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SOMETHING SPECIAL WAS ABOUT TO HAPPEN. BAYLOR TRAILED KANSAS STATE 36--35 WITH three minutes to go when Robert Griffin III took a snap at his own 27. He stepped out of a potential sack and escaped the pocket to the right. It was evolving into the kind of play that landed Griffin college football's top award last season. But if RG3 was Superman, Arthur Brown turned this into a Bizarro Heisman moment.
Two minutes earlier Brown had intercepted a Griffin pass to set up K-State's go-ahead field goal. Now, spying from his middle linebacker position, Brown began his pursuit. Griffin, realizing this was the rare instance he couldn't simply outrun a linebacker, put out a stiff arm, only to have Brown wrap him up at the ankles, dumping the Baylor QB three yards behind the line of scrimmage and sending him tumbling. Three plays later (one of them Brown's stop of running back Terrance Ganaway on third-and-four) Griffin threw incomplete on fourth down, and the Wildcats were triumphant.
"You know how RG3 went to the Olympic trials?" asks Chris Cosh, then the K-State defensive coordinator, now at South Florida. "I said after that game that maybe Arthur should be going to the Olympic trials because he caught him."
Brown was essential to the Wildcats' turnaround last year. With an underwhelming line in front of him and a secondary long on grit but short on coverage skills behind him, the 6' 1", 228-pound Brown was a wrecking ball, racking up 101 tackles.
But Brown didn't close in on stardom as quickly as he closes in on a ballcarrier. Considered the best linebacker recruit in the nation coming out of Wichita High School East in 2007, he originally signed with Miami. Expectations were absurdly high. Even as Brown struggled as a freshman, then coach Randy Shannon didn't hesitate to mention Brown and Ray Lewis in the same breath. But Brown never broke through on the depth chart. After two seasons of mostly special teams play, Brown's star had faded. "I honestly can't [say anything negative]," Brown says of his time at Miami. "Those years really helped me develop and [prepare] for this opportunity now."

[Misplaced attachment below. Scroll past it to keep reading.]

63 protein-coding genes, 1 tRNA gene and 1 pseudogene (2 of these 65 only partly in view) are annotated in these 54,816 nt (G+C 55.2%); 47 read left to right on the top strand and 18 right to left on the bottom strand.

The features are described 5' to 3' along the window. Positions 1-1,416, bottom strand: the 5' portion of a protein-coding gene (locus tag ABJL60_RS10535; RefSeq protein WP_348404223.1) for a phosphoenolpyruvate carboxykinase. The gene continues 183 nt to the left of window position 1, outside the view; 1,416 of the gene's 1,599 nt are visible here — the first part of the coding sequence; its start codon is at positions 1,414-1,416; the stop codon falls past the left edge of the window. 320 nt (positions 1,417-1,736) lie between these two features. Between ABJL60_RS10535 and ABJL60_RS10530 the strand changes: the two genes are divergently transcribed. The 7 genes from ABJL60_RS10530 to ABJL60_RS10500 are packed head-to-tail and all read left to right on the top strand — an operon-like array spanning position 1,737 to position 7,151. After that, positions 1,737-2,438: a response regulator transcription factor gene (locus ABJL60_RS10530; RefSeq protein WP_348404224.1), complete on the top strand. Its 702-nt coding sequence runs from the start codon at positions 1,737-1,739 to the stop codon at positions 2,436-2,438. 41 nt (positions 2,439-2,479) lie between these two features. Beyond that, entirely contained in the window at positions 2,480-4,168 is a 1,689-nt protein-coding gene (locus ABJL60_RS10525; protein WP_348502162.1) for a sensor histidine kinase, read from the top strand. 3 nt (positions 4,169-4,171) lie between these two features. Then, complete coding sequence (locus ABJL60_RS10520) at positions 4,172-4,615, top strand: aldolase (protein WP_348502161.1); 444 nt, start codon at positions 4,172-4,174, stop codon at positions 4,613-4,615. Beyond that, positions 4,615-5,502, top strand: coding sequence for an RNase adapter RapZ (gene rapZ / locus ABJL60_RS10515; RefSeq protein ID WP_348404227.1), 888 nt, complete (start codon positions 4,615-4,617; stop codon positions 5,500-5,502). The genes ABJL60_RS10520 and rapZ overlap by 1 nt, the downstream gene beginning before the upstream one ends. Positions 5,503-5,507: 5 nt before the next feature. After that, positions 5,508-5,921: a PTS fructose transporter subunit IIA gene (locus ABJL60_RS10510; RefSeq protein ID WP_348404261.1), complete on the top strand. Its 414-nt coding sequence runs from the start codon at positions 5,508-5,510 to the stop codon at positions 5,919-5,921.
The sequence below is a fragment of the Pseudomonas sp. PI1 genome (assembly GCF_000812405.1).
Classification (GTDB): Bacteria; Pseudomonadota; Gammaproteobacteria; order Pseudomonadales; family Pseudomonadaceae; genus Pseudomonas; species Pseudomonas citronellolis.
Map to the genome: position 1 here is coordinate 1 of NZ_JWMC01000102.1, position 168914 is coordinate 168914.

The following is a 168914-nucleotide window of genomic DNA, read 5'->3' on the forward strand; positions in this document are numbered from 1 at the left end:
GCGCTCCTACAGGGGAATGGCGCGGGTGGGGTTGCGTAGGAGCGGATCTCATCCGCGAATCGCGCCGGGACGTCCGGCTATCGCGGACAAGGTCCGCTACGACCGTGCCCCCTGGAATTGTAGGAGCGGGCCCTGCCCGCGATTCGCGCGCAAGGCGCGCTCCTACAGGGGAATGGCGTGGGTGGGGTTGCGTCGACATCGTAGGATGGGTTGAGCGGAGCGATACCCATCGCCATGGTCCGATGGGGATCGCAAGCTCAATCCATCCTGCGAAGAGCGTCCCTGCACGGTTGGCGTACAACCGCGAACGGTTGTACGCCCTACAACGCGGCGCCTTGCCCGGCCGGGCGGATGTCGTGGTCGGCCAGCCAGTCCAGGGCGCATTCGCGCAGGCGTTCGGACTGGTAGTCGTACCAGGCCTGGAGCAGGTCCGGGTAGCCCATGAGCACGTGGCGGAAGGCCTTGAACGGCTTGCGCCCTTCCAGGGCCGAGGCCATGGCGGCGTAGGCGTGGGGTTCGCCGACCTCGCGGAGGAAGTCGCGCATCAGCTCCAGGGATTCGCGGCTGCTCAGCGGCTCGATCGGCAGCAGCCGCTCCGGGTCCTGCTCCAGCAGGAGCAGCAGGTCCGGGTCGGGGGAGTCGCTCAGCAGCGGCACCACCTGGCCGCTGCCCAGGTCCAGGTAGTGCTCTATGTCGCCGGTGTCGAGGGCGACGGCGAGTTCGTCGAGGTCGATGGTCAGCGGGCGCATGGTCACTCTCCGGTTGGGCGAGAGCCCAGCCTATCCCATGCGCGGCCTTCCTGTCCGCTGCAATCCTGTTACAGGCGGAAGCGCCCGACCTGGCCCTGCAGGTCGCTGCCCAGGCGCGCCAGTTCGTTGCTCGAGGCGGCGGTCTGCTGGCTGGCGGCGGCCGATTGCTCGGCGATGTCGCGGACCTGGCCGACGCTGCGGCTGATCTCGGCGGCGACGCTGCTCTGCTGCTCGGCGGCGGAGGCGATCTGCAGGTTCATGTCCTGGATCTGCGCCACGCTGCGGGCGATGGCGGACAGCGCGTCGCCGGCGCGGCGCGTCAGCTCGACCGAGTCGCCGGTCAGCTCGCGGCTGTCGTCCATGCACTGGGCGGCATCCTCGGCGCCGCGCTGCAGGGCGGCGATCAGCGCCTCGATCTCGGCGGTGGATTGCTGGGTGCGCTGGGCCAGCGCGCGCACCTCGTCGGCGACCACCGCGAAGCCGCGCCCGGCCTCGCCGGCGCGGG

After the 2009 season the Wichita native returned to his home state for a second chance. His arrival in Manhattan was overshadowed by his younger brother, Bryce. A running back and the nation's top overall recruit in '08, Bryce came to K-State following an unhappy season-plus at Tennessee. After failing to earn a start with the Wildcats, Bryce quit the team last September to prepare for the NFL draft. (The Eagles took him in the seventh round.)
Arthur, meanwhile, had quietly gone to work. At Miami he had become a film-room junkie, and watching from the Kansas State sideline during his transfer year in 2010 gave him a new perspective. "You could see [early on] that he was going to outwork everybody," says Cosh. "He outworks a lot of coaches.... He's one of the best leaders I've been around."
This year the defensive line is again thin, and the secondary is regrouping. But Brown is a constant. A potential first-round pick, he passed on a chance to go to the NFL. "My time in college has been a process of growth," he says. "To finish it out [is] an opportunity to further develop myself. And when I leave here, I want to leave my teammates on a solid foundation."
Four years after arriving in Miami as the nation's best linebacker recruit, Brown is set to end his college career in his home state as one of the nation's best linebackers.